HONOLULU – Ask him where he sits in the world rankings and Stewart Cink will shrug.
“I stopped looking when my world ranking had three digits in it,” he said.
Tell him it’s No. 147 and Cink will not go into a diatribe about how skewed the computer results are.
“I’m right where I ought to be. I’ve played poorly. Even 2009, if you take away the British Open, I didn’t play very well,” Cink said. “So ’09, ’10, ’11 haven’t been very good years for me, and that’s all that counts in the world ranking.”
After that stirring playoff win over Tom Watson at Turnberry in the summer of 2009, Cink vaulted to No. 9 in the world. But beyond that, he’s been a fixture at major championships and World Golf Championships for years, his standing on the PGA Tour money list ranking inside the top 50 for 12 of 13 seasons.
Then in 2010, he slumped to 52nd.
And in 2011, he wound up 101st.
Cruel, cold numbers, but while Cink may not like them, he’s willing to confront the truth and accept why they are what they are.
“I got into some bad habits in the game the last couple of years that hurt me that I’m trying to work out of.”
Having switched instructors from Butch Harmon to Pat O’Brien last year, Cink now works with instructor Chris O’Connell. The goal is to get his driving squared away, because Cink in the past few seasons has performed poorly off the tee and he’s trying to “detox myself” from a loopy swing that has become too inside out. Cutting to the bottom line, at impact Cink said his clubface has been 5-6 degrees open, where the desire is to be at zero and the average PGA Tour player is at 0-2.
“It’s hard to trust (my swing) when there’s trouble left,” Cink said. “But I’m looking for feedback. I want to re-train my motor patterns.”
As further indication that Cink’s game has slipped, consider the 2004-2010 time period when he piled up 42 top 10s, an average of six per season. In 2011, he had just one top 10. Even worse, Cink missed the cut eight times. Again, cold reality. Though he doesn’t need any more reminders about where he is, there is the upcoming Accenture Match Play Championship (Feb. 22-26), a tournament that has been very good to him, but presently isn’t on his schedule. (Only the top 64 in the world rankings get invited.)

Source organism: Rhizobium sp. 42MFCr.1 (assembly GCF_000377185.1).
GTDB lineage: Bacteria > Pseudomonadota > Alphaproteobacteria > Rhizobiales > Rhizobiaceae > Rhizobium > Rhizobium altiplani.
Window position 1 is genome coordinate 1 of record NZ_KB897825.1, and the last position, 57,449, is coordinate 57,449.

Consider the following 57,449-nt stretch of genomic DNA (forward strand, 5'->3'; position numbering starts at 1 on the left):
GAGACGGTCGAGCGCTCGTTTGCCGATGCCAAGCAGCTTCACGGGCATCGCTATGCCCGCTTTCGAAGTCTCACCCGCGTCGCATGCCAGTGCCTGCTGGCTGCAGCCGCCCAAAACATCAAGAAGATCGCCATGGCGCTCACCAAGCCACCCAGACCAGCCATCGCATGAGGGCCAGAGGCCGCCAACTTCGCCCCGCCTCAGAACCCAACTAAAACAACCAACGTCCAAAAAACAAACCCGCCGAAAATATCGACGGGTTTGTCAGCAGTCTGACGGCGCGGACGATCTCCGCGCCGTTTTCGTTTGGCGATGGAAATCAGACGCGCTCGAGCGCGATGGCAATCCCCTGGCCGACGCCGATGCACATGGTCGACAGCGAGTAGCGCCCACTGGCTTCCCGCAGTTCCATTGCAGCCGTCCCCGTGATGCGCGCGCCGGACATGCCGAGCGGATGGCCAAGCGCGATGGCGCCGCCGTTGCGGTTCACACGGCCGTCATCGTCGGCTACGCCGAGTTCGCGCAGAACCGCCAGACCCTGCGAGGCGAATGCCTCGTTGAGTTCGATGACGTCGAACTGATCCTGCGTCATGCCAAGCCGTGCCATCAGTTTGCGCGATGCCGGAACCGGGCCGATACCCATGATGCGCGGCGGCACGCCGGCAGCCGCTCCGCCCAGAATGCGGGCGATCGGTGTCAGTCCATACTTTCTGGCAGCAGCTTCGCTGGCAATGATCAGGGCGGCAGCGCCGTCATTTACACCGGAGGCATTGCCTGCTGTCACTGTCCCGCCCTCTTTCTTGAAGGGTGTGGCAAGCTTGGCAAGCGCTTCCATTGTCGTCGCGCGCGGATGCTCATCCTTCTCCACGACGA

Once a runner-up, once a third-place finisher and a combined 22-12 in the competition, Cink cringes at thoughts of a trip that may not be made to Dove Mountain outside of Tucson, Ariz.
“It hurts not to play the Match Play this year. If I don’t get in the Match Play, I’ll miss it, for sure,” Cink said. “I’ll have to pick up another.”
To climb out of the abyss, Cink not only is turning to O’Connell, who also is Matt Kuchar’s swing coach, but to Steve Stricker. More accurately, he is using Stricker as his model, his inspiration, his compass.
“He is the guy I look to. When he was in his mid-30s, late-30s and struggling and kind of lost, and I think he had a choice to make – whether he wanted to keep going or just fade away – and that’s the same choice I’ve had to make at 38.”
Certainly, the similarities are eerie, and you can appreciate why Cink embraces the Stricker story. Soon to be 45, Stricker is not just in brilliant form and a few days removed from his 12th career victory, but he is arguably America’s best player. Hard to believe, though, when he turned 39 in February of 2006, Stricker had had three consecutive years in which he had finished 162nd, 151st and 189th, respectively, on the money list.
But having re-tooled his swing and adjusted his mental approach, Stricker in 2006 made the cut in 15 of 17 tournaments, finished top 10 seven times, and landed at 34th on the money list. It’s gotten better every year since, with nine wins and a lofty world ranking that clearly should be a story that a player such as Cink, who will turn 39 on May 21, should embrace.
“I want to pattern myself after what Steve has done,” Cink said. “From where he was six or seven years ago to now, he gives a lot of people hope to say, ‘Hey, why not?’ “
You could find a long line of role models who’d be worse than Stricker, but it’s more than his colleague’s results that inspire Cink. Mostly, it’s Stricker’s attitude that appeals to him.
“I can just fade away and play the last part of my exemption for the British Open and retire,” Cink said. “But I don’t want to do that, because I feel like I have a lot left in the tank, and now that I’ve identified a lot of these problems in my swing, hopefully I’ll get back on the right track.”